Item No. 1 on the agenda: missed tackles

Bishop McGann-Mercy players, who participated in conditioning drills on Tuesday, are focusing on tackling this year.

Tackling is a basic skill in football that is sometimes taken for granted and overlooked, but Bishop McGann-Mercy cannot afford to do that this year, not after the season the Monarchs suffered through in 2009.

Much of McGann-Mercy’s trouble last year can be attributed to its struggles in bringing down ball carriers. Missed tackles, Coach Joe Read said, hurt the Monarchs in every single one of their games, which were all losses. McGann-Mercy was one of only two teams in Suffolk County to go 0-8 last season. (Miller Place was the other.)

Missed tackles were blamed as the main culprit. So it’s no wonder that tackling is a point of focus for the Monarchs this year.

“The theme here is tackle,” Read said. “If we don’t tackle, we’re in trouble again.”

Over the course of an 8-minute 21-second interview before Tuesday’s practice, Read mentioned the word “tackle” or “tackling” no less than 18 times.

“Did I say the word ‘tackling’ enough?” he asked a reporter.

McGann-Mercy’s struggles on the defensive side of the ball caught some of the Monarchs by surprise last year.

“You could watch the films,” said Henry Read, a senior wide receiver and linebacker. “There [were] missed tackles on every single play. There’s no excuse for that.”

Robbie Terry, a senior who plays running back and linebacker, said: “I felt that was at least 50 percent or more of the problem. You got to have the heart to do it, and you got to believe in yourself.”

Inexperience may have had something to do with McGann-Mercy’s tackling woes, but another explanation could have been the team’s small roster. With only 28 players on last year’s team, the Monarchs were unable to get a lot of hitting in during the week in practice.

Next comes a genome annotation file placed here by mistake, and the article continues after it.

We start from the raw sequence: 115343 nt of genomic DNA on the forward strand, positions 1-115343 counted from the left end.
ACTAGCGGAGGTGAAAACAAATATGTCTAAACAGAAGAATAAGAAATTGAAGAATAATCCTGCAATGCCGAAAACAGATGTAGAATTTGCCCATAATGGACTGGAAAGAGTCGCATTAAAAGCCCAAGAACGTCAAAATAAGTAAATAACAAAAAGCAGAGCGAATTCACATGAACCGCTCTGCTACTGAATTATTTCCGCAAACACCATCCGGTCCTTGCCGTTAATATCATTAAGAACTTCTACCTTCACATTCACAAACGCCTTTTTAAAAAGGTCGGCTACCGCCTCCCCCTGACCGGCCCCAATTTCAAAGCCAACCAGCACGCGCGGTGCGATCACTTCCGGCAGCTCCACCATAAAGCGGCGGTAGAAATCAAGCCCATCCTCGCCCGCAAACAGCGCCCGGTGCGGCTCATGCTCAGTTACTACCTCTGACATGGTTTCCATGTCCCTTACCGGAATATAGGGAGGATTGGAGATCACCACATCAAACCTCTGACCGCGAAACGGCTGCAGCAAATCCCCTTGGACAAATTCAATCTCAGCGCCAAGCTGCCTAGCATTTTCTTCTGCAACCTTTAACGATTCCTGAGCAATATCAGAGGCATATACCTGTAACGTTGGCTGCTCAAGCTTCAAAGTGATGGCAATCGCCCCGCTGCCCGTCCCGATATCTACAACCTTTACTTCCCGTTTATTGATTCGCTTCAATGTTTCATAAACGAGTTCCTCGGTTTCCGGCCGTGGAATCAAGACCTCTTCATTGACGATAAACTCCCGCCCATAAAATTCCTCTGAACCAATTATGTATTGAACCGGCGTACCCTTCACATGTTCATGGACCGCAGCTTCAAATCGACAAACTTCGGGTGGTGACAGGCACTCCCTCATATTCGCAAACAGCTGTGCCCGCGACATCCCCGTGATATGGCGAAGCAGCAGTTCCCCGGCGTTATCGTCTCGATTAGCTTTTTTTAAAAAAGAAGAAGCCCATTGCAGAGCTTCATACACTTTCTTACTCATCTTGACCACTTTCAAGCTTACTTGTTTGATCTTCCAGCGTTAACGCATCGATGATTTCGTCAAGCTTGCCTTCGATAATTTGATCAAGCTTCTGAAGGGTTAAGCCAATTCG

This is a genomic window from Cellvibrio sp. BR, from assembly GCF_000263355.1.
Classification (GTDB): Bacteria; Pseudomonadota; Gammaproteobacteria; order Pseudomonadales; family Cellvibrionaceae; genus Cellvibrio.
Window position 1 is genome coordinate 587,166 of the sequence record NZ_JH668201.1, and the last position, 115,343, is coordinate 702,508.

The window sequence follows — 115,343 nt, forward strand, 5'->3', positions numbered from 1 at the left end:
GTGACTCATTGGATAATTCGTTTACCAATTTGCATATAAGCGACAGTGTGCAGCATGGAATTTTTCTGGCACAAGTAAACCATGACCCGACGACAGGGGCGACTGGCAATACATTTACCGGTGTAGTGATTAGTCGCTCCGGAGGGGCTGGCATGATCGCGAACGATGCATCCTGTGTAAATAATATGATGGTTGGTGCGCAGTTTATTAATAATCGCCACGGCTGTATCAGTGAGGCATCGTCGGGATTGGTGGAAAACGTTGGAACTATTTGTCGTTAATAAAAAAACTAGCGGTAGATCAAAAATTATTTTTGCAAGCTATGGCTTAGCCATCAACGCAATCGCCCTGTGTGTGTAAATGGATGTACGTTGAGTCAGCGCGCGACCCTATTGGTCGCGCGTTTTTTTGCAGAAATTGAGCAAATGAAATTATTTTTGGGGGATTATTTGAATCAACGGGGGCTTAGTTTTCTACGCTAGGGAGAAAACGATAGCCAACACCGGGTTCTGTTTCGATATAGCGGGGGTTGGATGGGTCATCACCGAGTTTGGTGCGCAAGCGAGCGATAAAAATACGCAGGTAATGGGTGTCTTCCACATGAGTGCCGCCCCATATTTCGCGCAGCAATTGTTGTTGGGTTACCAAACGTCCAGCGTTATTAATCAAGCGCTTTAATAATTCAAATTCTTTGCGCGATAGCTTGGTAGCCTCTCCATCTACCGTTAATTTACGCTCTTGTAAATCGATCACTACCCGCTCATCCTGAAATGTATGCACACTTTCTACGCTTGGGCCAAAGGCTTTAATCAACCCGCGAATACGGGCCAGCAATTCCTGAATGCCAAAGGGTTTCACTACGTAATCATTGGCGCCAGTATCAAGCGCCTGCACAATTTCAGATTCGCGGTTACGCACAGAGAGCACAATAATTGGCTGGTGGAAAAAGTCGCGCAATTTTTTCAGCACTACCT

That might be why they gave up an average of 41.3 points per game, including 50 points to Southampton. Another four teams scored 42 or more points against the Monarchs.

Joe Read called the team’s struggles on defense “confounding” and “mind-boggling.” He said: “We looked at the films. As far as being in the right place, they were there. It’s just not making the tackles. The biggest question mark that still prevails is tackling.”

The answer as to whether or not the Monarchs are better tacklers this year may not come for another week or so. Today will be the first day of contact drills. This coming Tuesday the Monarchs will participate in a combined practice with Riverhead. “By then we’ll know,” said Joe Read.

Tackling is a skill that requires heart and perhaps a sense of sacrifice.

“It’s not as easy as it looks,” said Anthony Bartonik, a senior offensive tackle/defensive tackle who was one of the team’s most improved players last year. “You have to get the technique down, you have to get the right form down, and you have to do it.”

The Monarchs have some positives to look forward to. About a dozen players who all played last season are back, including every player in the skilled positions. Most of the line has returned, and some promising sophomores are looking to make an impact.

Still, everything could come down to tackling. There’s that word again.

“We need 11 guys out there who want to hit,” Joe Read said. “The will to tackle is what we’re talking [about] here.”

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